Fast forward to 2016, and the echoes of the 1980s do not seem so distant. Amid accusations of widespread doping prior to the Rio Olympics, the International Olympic Committee took a restrained approach, requiring individual Russian athletes to prove their innocence to their respective federations. This allowed athletes to still compete under the Russian flag, of which 271 of 389 were ultimately cleared. The IOC Rio decision was met with some controversy internationally as too lenient, as a report was drawing damning conclusions regarding the state of Russian athletics. In November 2017, the World Anti-Doping Agency (WADA) essentially corroborated the facts presented by the McLaren Report. Initiated by Canadian law professor Richard McLaren, the report alleged that Russia had engaged in a state-sponsored doping program from 2012 to 2015, boosting its results in a wide variety of sports. As an organization originally created by the IOC, WADA can make suggestions to the IOC but cannot make binding decisions regarding Olympic bans or sanctions. As such, there were worries that the IOC would once more take a cautious approach similar to that it employed in Rio, but these fears were unfounded. In early December, the IOC announced a ban on Russia competing in the 2018 Pyeongchang Winter Olympics. Clean athletes may still be allowed to compete in the Games under strict conditions, but they will do so as “Olympic Athletes from Russia” and will not be able to compete under their country’s flag.
Though Russian President Vladimir Putin has made it clear he will not oblige Russian athletes to boycott the Olympics entirely, the domestic reaction has been one of perceived persecution and of distrust in the IOC and WADA. Ilya Kovalchuk, a famous Russian ice hockey player who spent a number of years in the NHL and currently plays in Russia, went as far as to call the decision “pure politics”. The Russian Olympic Committee took a more moderate stance, considering the decision contradictory but pointing out that clean athletes are technically still allowed to compete. Almost all major US sport organizations praised the decision as just, also hailing the international agencies involved as champions of clean athletics. Sen. John McCain of Arizona claimed the decision should bring into question Russia’s hosting of the 2018 FIFA World Cup, although FIFA has denied that the IOC decision will have any effect as of yet.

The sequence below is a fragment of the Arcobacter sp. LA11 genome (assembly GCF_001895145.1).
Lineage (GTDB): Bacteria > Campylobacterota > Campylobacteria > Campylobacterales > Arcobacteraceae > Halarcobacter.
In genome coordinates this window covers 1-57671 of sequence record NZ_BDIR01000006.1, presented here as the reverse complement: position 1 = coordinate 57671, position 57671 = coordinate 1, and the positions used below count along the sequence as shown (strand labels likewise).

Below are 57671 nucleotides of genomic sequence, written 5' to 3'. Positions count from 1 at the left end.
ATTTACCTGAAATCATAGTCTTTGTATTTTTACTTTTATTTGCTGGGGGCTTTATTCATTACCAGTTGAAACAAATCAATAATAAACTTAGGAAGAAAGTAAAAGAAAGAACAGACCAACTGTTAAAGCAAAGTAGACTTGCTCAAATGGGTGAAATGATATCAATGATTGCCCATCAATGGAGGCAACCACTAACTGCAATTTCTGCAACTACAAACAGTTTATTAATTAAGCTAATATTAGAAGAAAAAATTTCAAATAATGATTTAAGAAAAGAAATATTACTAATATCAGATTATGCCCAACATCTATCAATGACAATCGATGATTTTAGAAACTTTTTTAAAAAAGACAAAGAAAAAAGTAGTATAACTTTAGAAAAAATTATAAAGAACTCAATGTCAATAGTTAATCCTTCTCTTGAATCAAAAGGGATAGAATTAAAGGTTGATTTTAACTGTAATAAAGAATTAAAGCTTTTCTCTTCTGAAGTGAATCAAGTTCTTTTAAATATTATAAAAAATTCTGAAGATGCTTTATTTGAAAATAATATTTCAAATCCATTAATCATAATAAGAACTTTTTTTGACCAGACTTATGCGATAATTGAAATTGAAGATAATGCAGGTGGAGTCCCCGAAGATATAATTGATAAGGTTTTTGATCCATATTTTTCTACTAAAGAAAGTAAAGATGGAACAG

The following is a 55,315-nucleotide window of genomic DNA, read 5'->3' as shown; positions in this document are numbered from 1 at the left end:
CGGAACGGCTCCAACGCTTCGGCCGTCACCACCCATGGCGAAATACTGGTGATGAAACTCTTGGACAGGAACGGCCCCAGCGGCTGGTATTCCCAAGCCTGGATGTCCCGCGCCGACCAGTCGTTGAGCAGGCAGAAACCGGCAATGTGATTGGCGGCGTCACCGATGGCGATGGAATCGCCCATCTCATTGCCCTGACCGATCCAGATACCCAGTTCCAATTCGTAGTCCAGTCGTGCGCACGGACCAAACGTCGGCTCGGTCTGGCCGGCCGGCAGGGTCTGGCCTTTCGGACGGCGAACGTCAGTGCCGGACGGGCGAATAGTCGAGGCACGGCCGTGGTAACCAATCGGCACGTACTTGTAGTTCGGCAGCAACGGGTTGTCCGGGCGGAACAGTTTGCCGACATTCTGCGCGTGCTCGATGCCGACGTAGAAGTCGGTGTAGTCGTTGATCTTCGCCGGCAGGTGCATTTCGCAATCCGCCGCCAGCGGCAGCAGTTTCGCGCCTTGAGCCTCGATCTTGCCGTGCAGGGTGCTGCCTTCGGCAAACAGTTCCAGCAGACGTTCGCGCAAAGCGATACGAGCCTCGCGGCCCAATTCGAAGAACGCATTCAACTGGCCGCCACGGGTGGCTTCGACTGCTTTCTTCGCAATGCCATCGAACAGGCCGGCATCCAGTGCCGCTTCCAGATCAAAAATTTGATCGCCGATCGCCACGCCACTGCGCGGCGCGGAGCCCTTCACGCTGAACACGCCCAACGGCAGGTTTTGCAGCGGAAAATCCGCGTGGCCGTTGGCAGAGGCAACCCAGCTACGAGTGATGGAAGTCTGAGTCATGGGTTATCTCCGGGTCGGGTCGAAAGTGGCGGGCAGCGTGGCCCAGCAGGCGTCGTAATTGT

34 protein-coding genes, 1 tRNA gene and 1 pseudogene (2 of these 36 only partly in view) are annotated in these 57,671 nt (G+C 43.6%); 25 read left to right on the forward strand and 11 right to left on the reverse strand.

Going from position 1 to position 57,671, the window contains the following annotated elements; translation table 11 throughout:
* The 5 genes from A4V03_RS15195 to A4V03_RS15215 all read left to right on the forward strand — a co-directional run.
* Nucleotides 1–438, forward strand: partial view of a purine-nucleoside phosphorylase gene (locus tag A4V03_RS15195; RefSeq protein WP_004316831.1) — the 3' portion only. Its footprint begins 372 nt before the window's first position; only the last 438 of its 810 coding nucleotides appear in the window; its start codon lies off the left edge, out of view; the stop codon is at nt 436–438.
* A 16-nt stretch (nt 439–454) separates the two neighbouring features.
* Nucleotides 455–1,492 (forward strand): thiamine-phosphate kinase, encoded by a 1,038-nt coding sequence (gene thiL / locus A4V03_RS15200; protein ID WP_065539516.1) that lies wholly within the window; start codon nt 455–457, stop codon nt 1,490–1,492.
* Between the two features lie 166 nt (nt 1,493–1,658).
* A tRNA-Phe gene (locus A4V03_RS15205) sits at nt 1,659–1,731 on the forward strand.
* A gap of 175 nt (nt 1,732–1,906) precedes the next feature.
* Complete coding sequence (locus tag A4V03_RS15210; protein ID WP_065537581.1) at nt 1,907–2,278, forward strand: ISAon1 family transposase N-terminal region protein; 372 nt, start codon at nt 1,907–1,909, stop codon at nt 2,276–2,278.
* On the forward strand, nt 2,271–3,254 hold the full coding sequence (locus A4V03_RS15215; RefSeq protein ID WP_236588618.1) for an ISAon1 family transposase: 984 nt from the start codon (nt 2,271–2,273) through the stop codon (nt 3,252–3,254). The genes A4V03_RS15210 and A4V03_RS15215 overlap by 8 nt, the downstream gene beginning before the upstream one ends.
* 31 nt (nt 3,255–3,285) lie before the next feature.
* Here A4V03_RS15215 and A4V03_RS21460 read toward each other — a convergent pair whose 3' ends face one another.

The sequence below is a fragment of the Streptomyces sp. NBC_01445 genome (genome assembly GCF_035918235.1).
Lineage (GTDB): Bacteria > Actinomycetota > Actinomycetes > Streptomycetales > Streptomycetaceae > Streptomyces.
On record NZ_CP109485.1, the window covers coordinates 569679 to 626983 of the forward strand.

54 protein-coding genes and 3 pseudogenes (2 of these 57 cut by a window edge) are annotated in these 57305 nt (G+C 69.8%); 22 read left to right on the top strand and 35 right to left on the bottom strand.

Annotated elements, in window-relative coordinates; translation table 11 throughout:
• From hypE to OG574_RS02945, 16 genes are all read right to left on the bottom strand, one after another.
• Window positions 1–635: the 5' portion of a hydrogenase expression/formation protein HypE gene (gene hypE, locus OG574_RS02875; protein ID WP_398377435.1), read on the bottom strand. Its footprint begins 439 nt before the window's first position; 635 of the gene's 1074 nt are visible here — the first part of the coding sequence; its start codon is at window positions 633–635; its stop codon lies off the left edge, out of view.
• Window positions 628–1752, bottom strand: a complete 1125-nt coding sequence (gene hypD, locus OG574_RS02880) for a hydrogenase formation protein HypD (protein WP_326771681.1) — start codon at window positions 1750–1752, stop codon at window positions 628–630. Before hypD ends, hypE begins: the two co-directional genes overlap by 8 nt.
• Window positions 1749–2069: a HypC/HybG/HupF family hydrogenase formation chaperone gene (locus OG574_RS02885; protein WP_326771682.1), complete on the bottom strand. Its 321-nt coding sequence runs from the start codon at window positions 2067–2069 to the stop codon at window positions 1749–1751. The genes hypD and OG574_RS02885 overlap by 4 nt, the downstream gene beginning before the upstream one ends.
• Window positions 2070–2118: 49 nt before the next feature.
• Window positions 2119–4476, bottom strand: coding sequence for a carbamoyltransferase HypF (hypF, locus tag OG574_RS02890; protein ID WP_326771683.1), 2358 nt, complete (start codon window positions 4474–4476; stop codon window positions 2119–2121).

The strong evidence contained in the McLaren Report makes the Russian accusations of collusion appear overblown. With that in mind, however, one cannot entirely characterize this ban as entirely apolitical. Russia has been embroiled in international controversy in recent years over its seizure of Crimea, its support for the Assad regime in Syria, and the increasingly autocratic nature of its head of state. Most of these issues have placed Russia in contrast with the United States, which has expressed near-unanimous praise for the international agencies responsible for the ban. Skeptics can similarly point to the McLaren Report as merely the result of selective investigation. If one thing is known about steroids, it is that they are exceptionally effective. It thus ought to be suspicious whenever one supposedly clean athlete defeats another athlete who has been or is later found guilty of doping.
The rigour and relentlessness of WADA is to be celebrated, no doubt, and the full elimination of doping from sport should forever remain an Olympic priority. With that in mind, one can only hope that such efforts will be as impartial and apolitical as physically possible, and that clean athletes will not find themselves caught in the crossfire.
Edited by: Thea Koper